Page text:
After the nuclear accident of Chernobyl, in the population of zones contaminated the malignant renal tumors was increased from 4.7 to 7.5 per 100,000 of total population. Cesium 137 (137Cs) constitutes 80-90% of the internal exposure of these people as well as eliminated through kidneys becomes an important risk factor. We present a case of a patient, residing in radiocontamined area, who consulted for abdominal pain and left flank mass. We review relevant literature and the management of these patients.
PubMed ID
12731334 View in PubMed
Less detail

Chromosome abnormalities, cellular DNA content, oncogene amplification and growth pattern in agar culture of human neuroblastomas.

https://arctichealth.org/en/permalink/ahliterature24928
Source
Anticancer Res. 1991 Jan-Feb;11(1):353-8
Publication Type
Article
Author
N L Carlsen
B T Mortensen
P K Andersson
J K Larsen
O H Nielsen
N. Tommerup
Author Affiliation
Department of Internal Medicine and Haematology, Finsen Institute, Copenhagen, Denmark.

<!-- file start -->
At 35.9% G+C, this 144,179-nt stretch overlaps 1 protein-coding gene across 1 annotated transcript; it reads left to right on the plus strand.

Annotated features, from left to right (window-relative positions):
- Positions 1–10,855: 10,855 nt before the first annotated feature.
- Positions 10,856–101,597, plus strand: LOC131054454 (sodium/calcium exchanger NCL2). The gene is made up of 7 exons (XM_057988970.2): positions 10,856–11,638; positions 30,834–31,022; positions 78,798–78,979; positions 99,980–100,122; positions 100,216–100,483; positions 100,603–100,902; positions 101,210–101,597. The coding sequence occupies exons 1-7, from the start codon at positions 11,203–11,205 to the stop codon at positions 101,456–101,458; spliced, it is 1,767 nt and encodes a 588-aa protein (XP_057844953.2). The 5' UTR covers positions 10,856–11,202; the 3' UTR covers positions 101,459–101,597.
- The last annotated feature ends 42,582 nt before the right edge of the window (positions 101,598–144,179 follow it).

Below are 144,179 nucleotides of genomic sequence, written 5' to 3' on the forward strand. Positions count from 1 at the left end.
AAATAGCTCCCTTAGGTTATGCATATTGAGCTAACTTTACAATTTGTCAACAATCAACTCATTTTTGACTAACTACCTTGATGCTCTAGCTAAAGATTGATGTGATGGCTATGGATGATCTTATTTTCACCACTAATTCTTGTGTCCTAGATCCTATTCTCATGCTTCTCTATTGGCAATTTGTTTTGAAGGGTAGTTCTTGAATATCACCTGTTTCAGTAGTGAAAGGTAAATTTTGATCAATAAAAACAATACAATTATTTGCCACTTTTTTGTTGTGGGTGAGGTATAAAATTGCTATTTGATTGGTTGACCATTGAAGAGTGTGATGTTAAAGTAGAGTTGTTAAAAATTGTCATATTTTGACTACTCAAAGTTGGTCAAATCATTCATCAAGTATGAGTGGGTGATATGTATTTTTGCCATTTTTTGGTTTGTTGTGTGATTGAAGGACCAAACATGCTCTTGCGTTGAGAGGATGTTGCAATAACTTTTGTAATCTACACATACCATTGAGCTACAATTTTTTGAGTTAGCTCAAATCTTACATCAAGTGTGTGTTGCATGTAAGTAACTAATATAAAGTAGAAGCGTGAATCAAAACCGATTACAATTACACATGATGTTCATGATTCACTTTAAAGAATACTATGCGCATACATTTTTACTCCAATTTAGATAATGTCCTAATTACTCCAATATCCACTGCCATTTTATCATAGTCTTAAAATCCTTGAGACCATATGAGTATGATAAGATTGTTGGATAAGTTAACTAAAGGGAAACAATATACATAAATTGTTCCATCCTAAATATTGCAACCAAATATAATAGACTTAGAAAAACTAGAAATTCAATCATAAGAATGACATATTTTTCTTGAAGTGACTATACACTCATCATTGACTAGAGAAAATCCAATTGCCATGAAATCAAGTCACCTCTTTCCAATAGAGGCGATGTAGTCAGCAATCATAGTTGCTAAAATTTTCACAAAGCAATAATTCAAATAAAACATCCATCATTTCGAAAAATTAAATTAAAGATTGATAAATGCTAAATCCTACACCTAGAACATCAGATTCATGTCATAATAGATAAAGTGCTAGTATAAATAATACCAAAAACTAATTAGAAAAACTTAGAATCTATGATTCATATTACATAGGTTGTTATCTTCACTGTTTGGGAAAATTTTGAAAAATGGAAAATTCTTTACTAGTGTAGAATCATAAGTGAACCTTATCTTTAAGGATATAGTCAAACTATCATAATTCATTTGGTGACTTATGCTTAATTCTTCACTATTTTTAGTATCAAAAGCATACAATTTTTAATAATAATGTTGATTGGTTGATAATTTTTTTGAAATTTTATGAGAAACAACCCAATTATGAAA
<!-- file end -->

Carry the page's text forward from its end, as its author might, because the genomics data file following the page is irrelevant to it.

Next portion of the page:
Source
Anticancer Res. 1991 Jan-Feb;11(1):353-8
Language
English
Publication Type
Article
Keywords
Agar
Cell Division
Child
Child, Preschool
Chromosome Aberrations
Chromosome Disorders
Culture Techniques - methods
DNA, Neoplasm - analysis
Female
Gene Amplification
Genes, myc
Genes, ras
Humans
Infant
Karyotyping
Male
Neoplasm Staging
Neuroblastoma - genetics - pathology - surgery
Oncogenes
Tumor Cells, Cultured - cytology
Abstract
The association of ability to grow in vitro, non-random chromosome abnormalities, DNA ploidy and oncogene amplification with prognosis may lead to a better understanding of the biology of neuroblastomas. In a pilot study fresh tumour tissue was obtained from 4 consecutive patients at the Department of Paediatric Surgery, Rigshospitalet, Denmark. Chromosome abnormalities were detected in 3 out of 3 successfully karyotyped tumours, and one or more aneuploid stem lines were detected in 4 out of 4 tumours using flow cytometry. The N-myc oncogene was amplified in 1 out of 3 tumours tested. Continuous cell lines could be established from all 3 advanced stage tumours. This pilot study has shown that fresh tumour tissue can be obtained and successfully studied for various fundamental aspects of the biology of neuroblastomas.